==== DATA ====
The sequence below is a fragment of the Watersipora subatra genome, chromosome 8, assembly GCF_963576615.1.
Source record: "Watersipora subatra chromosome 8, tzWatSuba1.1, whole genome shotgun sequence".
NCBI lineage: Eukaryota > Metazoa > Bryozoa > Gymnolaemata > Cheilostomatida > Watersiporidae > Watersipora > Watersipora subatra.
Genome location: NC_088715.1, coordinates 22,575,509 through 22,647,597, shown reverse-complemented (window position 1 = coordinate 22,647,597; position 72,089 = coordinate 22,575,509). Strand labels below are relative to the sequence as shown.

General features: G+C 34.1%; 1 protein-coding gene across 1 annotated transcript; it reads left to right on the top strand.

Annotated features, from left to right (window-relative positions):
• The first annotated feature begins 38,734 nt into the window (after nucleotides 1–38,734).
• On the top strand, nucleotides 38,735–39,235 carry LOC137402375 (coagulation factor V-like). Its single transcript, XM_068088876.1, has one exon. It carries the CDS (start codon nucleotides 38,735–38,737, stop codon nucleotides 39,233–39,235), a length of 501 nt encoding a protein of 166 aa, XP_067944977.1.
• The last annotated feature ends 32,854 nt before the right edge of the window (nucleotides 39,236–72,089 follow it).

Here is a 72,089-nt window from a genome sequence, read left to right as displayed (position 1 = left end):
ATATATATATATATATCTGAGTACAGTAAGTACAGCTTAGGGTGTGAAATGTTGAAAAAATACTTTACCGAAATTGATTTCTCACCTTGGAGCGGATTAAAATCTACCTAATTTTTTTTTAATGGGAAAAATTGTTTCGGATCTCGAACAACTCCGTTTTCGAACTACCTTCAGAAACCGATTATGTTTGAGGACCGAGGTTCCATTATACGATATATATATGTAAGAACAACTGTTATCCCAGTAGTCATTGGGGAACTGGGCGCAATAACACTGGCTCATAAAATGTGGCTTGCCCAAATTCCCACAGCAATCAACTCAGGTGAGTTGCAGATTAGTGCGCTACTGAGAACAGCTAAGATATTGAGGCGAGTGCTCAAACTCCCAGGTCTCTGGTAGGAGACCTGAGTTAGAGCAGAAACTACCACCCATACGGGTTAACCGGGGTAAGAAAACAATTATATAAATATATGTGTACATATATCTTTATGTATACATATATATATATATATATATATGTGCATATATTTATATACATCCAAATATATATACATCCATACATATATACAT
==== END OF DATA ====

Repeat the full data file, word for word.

The sequence below is a fragment of the Watersipora subatra genome, chromosome 8, assembly GCF_963576615.1.
Source record: "Watersipora subatra chromosome 8, tzWatSuba1.1, whole genome shotgun sequence".
NCBI lineage: Eukaryota > Metazoa > Bryozoa > Gymnolaemata > Cheilostomatida > Watersiporidae > Watersipora > Watersipora subatra.
Genome location: NC_088715.1, coordinates 22,575,509 through 22,647,597, shown reverse-complemented (window position 1 = coordinate 22,647,597; position 72,089 = coordinate 22,575,509). Strand labels below are relative to the sequence as shown.

General features: G+C 34.1%; 1 protein-coding gene across 1 annotated transcript; it reads left to right on the top strand.

Annotated features, from left to right (window-relative positions):
• The first annotated feature begins 38,734 nt into the window (after nucleotides 1–38,734).
• On the top strand, nucleotides 38,735–39,235 carry LOC137402375 (coagulation factor V-like). Its single transcript, XM_068088876.1, has one exon. It carries the CDS (start codon nucleotides 38,735–38,737, stop codon nucleotides 39,233–39,235), a length of 501 nt encoding a protein of 166 aa, XP_067944977.1.
• The last annotated feature ends 32,854 nt before the right edge of the window (nucleotides 39,236–72,089 follow it).

Here is a 72,089-nt window from a genome sequence, read left to right as displayed (position 1 = left end):
ATATATATATATATATCTGAGTACAGTAAGTACAGCTTAGGGTGTGAAATGTTGAAAAAATACTTTACCGAAATTGATTTCTCACCTTGGAGCGGATTAAAATCTACCTAATTTTTTTTTAATGGGAAAAATTGTTTCGGATCTCGAACAACTCCGTTTTCGAACTACCTTCAGAAACCGATTATGTTTGAGGACCGAGGTTCCATTATACGATATATATATGTAAGAACAACTGTTATCCCAGTAGTCATTGGGGAACTGGGCGCAATAACACTGGCTCATAAAATGTGGCTTGCCCAAATTCCCACAGCAATCAACTCAGGTGAGTTGCAGATTAGTGCGCTACTGAGAACAGCTAAGATATTGAGGCGAGTGCTCAAACTCCCAGGTCTCTGGTAGGAGACCTGAGTTAGAGCAGAAACTACCACCCATACGGGTTAACCGGGGTAAGAAAACAATTATATAAATATATGTGTACATATATCTTTATGTATACATATATATATATATATATATATGTGCATATATTTATATACATCCAAATATATATACATCCATACATATATACAT